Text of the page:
And dupp'd the chamber-door;
    Let in the maid, that out a maid
    Never departed more.

    KING CLAUDIUS
    Pretty Ophelia!

    OPHELIA
    Indeed, la, without an oath, I'll make an end on't:

    Sings

    By Gis and by Saint Charity,
    Alack, and fie for shame!
    Young men will do't, if they come to't;
    By cock, they are to blame.
    Quoth she, before you tumbled me,
    You promised me to wed.
    So would I ha' done, by yonder sun,
    An thou hadst not come to my bed.

    KING CLAUDIUS
    How long hath she been thus?

    OPHELIA
    I hope all will be well. We must be patient: but I
    cannot choose but weep, to think they should lay him
    i' the cold ground. My brother shall know of it:
    and so I thank you for your good counsel. Come, my
    coach! Good night, ladies; good night, sweet ladies;
    good night, good night.

    Exit

    KING CLAUDIUS
    Follow her close; give her good watch,
    I pray you.

    Exit HORATIO

    O, this is the poison of deep grief; it springs
    All from her father's death. O Gertrude, Gertrude,
    When sorrows come, they come not single spies
    But in battalions. First, her father slain:
    Next, your son gone; and he most violent author
    Of his own just remove: the people muddied,
    Thick and unwholesome in their thoughts and whispers,
    For good Polonius' death; and we have done but greenly,
    In hugger-mugger to inter him: poor Ophelia
    Divided from herself and her fair judgment,
    Without the which we are pictures, or mere beasts:
    Last, and as much containing as all these,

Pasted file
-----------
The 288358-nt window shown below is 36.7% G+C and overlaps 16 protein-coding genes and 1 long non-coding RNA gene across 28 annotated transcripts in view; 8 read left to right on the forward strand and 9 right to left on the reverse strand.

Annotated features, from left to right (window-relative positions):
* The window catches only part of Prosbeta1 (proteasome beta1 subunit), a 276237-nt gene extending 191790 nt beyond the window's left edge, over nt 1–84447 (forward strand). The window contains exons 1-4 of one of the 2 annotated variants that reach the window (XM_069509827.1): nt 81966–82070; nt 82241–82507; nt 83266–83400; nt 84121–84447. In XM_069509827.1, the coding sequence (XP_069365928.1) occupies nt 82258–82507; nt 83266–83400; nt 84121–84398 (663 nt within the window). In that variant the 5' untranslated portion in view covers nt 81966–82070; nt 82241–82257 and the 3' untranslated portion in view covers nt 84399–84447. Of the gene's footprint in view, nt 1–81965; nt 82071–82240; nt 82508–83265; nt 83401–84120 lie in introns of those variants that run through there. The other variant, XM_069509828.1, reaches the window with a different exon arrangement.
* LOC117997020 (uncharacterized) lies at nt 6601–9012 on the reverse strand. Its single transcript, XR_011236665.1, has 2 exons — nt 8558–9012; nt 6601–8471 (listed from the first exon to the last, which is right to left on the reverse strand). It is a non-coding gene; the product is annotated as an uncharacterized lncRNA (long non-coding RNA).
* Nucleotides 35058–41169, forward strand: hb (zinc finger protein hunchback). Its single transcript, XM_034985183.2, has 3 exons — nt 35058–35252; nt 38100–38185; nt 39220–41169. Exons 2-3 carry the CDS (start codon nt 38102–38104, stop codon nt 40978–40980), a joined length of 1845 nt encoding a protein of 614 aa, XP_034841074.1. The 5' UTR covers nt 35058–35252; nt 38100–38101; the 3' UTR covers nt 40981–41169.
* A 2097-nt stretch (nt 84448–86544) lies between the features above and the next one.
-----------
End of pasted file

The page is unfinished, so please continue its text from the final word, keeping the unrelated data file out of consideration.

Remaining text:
Her brother is in secret come from France;
    Feeds on his wonder, keeps himself in clouds,
    And wants not buzzers to infect his ear
    With pestilent speeches of his father's death;
    Wherein necessity, of matter beggar'd,
    Will nothing stick our person to arraign
    In ear and ear. O my dear Gertrude, this,
    Like to a murdering-piece, in many places
    Gives me superfluous death.

    A noise within

    QUEEN GERTRUDE
    Alack, what noise is this?

    KING CLAUDIUS
    Where are my Switzers? Let them guard the door.

    Enter another Gentleman

    What is the matter?

    Gentleman
    Save yourself, my lord:
    The ocean, overpeering of his list,
    Eats not the flats with more impetuous haste
    Than young Laertes, in a riotous head,
    O'erbears your officers. The rabble call him lord;
    And, as the world were now but to begin,
    Antiquity forgot, custom not known,
    The ratifiers and props of every word,
    They cry 'Choose we: Laertes shall be king:'
    Caps, hands, and tongues, applaud it to the clouds:
    'Laertes shall be king, Laertes king!'

    QUEEN GERTRUDE
    How cheerfully on the false trail they cry!